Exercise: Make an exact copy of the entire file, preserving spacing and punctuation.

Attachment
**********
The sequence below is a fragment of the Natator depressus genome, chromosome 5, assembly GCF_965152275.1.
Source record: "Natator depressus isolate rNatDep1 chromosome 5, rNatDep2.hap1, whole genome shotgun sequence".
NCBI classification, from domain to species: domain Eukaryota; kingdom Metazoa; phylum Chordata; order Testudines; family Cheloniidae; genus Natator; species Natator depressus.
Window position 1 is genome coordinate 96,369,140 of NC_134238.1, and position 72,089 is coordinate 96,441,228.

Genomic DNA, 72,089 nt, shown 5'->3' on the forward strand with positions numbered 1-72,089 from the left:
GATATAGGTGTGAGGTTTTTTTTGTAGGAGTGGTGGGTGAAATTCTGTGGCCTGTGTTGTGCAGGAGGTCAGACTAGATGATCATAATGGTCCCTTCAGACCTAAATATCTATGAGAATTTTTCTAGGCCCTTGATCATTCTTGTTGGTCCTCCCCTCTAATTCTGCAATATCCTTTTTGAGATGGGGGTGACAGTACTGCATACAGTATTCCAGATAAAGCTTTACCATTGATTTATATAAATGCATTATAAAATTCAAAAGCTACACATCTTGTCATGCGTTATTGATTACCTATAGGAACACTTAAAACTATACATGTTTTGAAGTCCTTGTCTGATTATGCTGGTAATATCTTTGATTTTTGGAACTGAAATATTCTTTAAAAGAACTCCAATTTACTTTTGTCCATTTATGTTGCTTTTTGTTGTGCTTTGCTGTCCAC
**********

The sequence below is a fragment of the Natator depressus genome, chromosome 5, assembly GCF_965152275.1.
Source record: "Natator depressus isolate rNatDep1 chromosome 5, rNatDep2.hap1, whole genome shotgun sequence".
NCBI classification, from domain to species: domain Eukaryota; kingdom Metazoa; phylum Chordata; order Testudines; family Cheloniidae; genus Natator; species Natator depressus.
Window position 1 is genome coordinate 96,369,140 of NC_134238.1, and position 72,089 is coordinate 96,441,228.

Genomic DNA, 72,089 nt, shown 5'->3' on the forward strand with positions numbered 1-72,089 from the left:
GATATAGGTGTGAGGTTTTTTTTGTAGGAGTGGTGGGTGAAATTCTGTGGCCTGTGTTGTGCAGGAGGTCAGACTAGATGATCATAATGGTCCCTTCAGACCTAAATATCTATGAGAATTTTTCTAGGCCCTTGATCATTCTTGTTGGTCCTCCCCTCTAATTCTGCAATATCCTTTTTGAGATGGGGGTGACAGTACTGCATACAGTATTCCAGATAAAGCTTTACCATTGATTTATATAAATGCATTATAAAATTCAAAAGCTACACATCTTGTCATGCGTTATTGATTACCTATAGGAACACTTAAAACTATACATGTTTTGAAGTCCTTGTCTGATTATGCTGGTAATATCTTTGATTTTTGGAACTGAAATATTCTTTAAAAGAACTCCAATTTACTTTTGTCCATTTATGTTGCTTTTTGTTGTGCTTTGCTGTCCAC